Houston Immigration Legal Services Collaborative has organized a three-part funder briefing since May 2021 to apprise the philanthropic community of the impacts of the changing immigration landscape on Greater Houston. Through the funder briefing, we also share strategies in building equitable disaster management for immigrants and highlight examples of public-private partnership as mechanism to provide sustaining support for holistic immigration legal services.
The election of Joseph Biden and Kamala Harris to be President and Vice President of the United States is only the first step toward the aspiration of building an equitable immigration system and inclusive society. By the stroke of a pen on an executive order, hundreds of thousands of individuals who lack immigration status may win the once-in-a-lifetime opportunity to obtain deportation reprieve. There is an urgency for the immigrant-serving non-profit community to be prepared to help our immigrant neighbors realize the benefits from any immigration reform. Philanthropy can help us get ready. Here are a few things that philanthropy can do to support a vibrant and inclusive future [iii]:
- Designate proportional funding in the immigrant and refugee portfolio and give flexible, multiyear funding to support the immigrant- and refugee-serving organizations to enable them to pivot and allocate resources to swiftly adapt to emerging needs.
- Fund a long-term vision while also support organizing and service to address short-term and immediate needs that include legal services, case management, mental health support and stabilization services to ensure immigrants’ long-term success in integration.
- Use your network and social capital to advocate for inclusive immigration policies, make public statements against raids, racism, homophobia, and xenophobia, and include immigrants and refugee community members for your board, staff leadership and advisory councils.
The Covid 19 pandemic has made clear that the status quo pushing to maintain the system of exclusion has deepened inequality and disproportionately harmed communities of color. Philanthropy can respond to the sirens of the time by resolutely supporting immigrant communities that are organizing to combat hate and racism to build a better future for all.
– Zenobia Lai, Executive Director
 See Pulling Back the Curtain: Analysis of New Government Data on Temporary Protected Status (TPS AWG, March 2021) https://cliniclegal.org/resources/humanitarian-relief/temporary-protected-status-and-deferred-enforced-departure/pulling.
 _, Won’t You be My Neighbor? Local Foundations, Immigrants & Refugee Populations (National Center for Responsive Philanthropy), https://www.ncrp.org/initiatives/movement-investment-project/our-active-movement-areas/pro-immigrant-and-refugee-movement/2020-local-foundation-funding.
 See e.g. Call to Action for Philanthropy to Address Urgent Regional Humanitarian needs for Asylum Seekers (Grantmakers Concerned with Immigrants and Refugees, Feb. 2021) https://www.gcir.org/funder-recommendations/2021-02/Strategic-Investments-in-Mexico-to-Support-Regional-Humanitarian-Vision-Recommendations.
Last week was National Hurricane Preparedness Week, followed by this week’s heavy storms. Are you prepared for this season? Though the National Weather Service maintains that June 1 is the start of hurricane season, they have extended the time within which they will issue weather advisories – now starting May 1. The lesson we’ve all learned after four 100-year floods in five years, the slow burn of COVID-19, and most recently our region’s winter freeze – disaster management is a permanent state.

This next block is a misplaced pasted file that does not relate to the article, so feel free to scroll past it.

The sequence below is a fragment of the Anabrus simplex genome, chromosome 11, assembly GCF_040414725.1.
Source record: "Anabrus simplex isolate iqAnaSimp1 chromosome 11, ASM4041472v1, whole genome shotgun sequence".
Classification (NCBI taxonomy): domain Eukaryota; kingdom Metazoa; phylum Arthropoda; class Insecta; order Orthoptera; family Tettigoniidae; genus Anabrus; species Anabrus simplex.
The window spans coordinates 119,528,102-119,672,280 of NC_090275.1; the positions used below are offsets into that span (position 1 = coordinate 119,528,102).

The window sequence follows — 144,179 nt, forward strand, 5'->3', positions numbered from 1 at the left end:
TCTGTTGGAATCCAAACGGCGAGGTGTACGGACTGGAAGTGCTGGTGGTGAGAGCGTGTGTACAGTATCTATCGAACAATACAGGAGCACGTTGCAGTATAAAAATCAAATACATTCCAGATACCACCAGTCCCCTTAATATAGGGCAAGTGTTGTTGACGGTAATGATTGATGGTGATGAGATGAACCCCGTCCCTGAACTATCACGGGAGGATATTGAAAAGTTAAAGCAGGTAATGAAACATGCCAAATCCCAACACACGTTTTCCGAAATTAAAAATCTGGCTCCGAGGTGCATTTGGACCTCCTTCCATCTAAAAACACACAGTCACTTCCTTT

Disaster management includes preparedness, response, recovery, and mitigation. What has been made clear in this new reality is that though water, COVID, and freezes do not discriminate, the impact on individuals is far from equal. In fact, it has been documented that as damages increase from a disaster, so does wealth inequality – particularly along lines of race, education, and homeownership.
These truths drove HILSC to develop our Immigrant Disaster Equity Program, and we’ve learned some important lessons since Hurricane Harvey that can reduce the harmful impact on those who are most vulnerable:
- Immigrant and disaster management expertise must be bridged. HILSC has made great strides in developing relationships with disaster managers and connecting them with our immigrant-serving partners. These partnerships must continue to develop and grow. In the Houston Metropolitan Area, unauthorized immigrants make up 30% of the population. Including their needs in planning, response, recovery, and mitigation will only alleviate the burden on our first responders and disaster managers in times of crisis.
- Vulnerable populations, including immigrants, must be centered in policy and program planning. When plans are designed to reach the most vulnerable, they reach everyone. Specifically:
- Language justice means not just translations, but common vernacular targeting low-literacy levels. This includes webpages, call-in numbers, text and email notices, and most importantly public facing employees. All budgets must include translation and interpretation from local community members. Some community-based organizations can be employed for this!
- Eligibility and ID requirements must be clearly stated upfront in all materials.
- There must be better opportunities for people without transportation, people with disabilities, and seniors. Whether services are offered via drive through or walk up, they must be designed to serve all.
- Community-based organizations are effective partners in policy and program design and implementation. They are trusted partners to community members and can build bridges with government and larger service agencies.